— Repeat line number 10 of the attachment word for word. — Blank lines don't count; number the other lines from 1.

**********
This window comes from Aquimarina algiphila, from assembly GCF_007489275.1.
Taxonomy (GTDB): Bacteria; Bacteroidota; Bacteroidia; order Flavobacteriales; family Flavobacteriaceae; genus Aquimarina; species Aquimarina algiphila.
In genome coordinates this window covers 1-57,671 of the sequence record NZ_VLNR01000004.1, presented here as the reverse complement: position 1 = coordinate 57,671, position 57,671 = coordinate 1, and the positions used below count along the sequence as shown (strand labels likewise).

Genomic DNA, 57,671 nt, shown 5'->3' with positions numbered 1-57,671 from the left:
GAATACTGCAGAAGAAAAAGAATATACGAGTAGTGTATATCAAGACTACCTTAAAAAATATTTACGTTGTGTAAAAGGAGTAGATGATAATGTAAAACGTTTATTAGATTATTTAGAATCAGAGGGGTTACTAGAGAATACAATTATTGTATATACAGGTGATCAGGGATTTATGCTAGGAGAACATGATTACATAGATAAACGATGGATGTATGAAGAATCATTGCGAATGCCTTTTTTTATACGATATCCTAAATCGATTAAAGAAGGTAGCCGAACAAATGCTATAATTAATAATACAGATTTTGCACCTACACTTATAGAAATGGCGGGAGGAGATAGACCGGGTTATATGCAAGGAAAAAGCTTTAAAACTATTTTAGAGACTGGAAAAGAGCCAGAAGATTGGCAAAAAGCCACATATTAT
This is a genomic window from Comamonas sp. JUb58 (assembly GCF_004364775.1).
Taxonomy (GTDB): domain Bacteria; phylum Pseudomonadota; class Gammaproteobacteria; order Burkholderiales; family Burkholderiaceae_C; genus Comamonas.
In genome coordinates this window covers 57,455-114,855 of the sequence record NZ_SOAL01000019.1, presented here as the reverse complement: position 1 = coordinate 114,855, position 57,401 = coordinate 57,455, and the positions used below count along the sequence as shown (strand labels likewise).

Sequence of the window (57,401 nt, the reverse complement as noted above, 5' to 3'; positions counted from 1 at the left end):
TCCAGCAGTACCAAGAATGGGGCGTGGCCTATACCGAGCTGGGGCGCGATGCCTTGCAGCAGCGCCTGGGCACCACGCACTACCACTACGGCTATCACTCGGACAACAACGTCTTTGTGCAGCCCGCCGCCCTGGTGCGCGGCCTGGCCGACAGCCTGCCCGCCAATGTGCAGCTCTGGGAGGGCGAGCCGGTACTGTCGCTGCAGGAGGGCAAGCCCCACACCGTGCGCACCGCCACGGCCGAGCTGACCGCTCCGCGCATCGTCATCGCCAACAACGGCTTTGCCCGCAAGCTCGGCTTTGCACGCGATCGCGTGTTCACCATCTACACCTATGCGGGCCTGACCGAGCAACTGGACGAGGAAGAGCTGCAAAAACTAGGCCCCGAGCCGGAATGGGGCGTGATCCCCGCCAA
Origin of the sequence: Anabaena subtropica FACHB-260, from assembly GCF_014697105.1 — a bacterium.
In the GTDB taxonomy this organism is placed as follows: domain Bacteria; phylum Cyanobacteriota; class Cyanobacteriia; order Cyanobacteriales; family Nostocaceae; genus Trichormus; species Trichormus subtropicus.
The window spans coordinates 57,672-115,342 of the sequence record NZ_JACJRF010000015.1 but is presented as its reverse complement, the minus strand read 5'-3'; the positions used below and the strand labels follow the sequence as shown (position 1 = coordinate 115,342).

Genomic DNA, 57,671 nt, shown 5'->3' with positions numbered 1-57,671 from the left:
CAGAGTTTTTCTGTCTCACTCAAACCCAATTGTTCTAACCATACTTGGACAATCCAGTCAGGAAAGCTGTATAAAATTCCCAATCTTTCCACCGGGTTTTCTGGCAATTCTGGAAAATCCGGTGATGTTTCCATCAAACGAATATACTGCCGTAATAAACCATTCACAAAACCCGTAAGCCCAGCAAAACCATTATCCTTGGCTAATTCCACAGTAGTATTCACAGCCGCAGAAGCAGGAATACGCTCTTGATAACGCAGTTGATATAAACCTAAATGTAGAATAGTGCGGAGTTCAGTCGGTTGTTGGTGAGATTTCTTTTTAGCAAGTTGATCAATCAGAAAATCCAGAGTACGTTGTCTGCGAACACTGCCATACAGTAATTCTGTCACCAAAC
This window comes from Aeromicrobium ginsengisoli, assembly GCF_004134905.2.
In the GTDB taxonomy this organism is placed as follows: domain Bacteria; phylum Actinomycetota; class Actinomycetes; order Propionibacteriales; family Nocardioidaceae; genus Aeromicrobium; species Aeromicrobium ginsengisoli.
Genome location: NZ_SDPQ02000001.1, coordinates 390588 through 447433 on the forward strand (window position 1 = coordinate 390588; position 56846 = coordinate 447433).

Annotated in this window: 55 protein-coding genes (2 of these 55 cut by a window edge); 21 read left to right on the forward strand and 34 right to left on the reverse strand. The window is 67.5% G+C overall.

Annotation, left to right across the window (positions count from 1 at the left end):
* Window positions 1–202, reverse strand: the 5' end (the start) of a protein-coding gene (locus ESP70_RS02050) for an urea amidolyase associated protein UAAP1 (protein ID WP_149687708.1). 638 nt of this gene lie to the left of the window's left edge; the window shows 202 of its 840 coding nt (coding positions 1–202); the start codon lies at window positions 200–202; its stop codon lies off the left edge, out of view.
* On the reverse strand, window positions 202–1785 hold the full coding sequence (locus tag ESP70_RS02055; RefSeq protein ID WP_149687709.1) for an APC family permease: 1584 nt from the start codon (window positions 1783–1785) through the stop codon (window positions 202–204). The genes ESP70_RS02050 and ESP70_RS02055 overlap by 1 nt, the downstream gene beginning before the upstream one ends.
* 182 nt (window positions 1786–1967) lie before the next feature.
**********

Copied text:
TCCAGCAGTACCAAGAATGGGGCGTGGCCTATACCGAGCTGGGGCGCGATGCCTTGCAGCAGCGCCTGGGCACCACGCACTACCACTACGGCTATCACTCGGACAACAACGTCTTTGTGCAGCCCGCCGCCCTGGTGCGCGGCCTGGCCGACAGCCTGCCCGCCAATGTGCAGCTCTGGGAGGGCGAGCCGGTACTGTCGCTGCAGGAGGGCAAGCCCCACACCGTGCGCACCGCCACGGCCGAGCTGACCGCTCCGCGCATCGTCATCGCCAACAACGGCTTTGCCCGCAAGCTCGGCTTTGCACGCGATCGCGTGTTCACCATCTACACCTATGCGGGCCTGACCGAGCAACTGGACGAGGAAGAGCTGCAAAAACTAGGCCCCGAGCCGGAATGGGGCGTGATCCCCGCCAA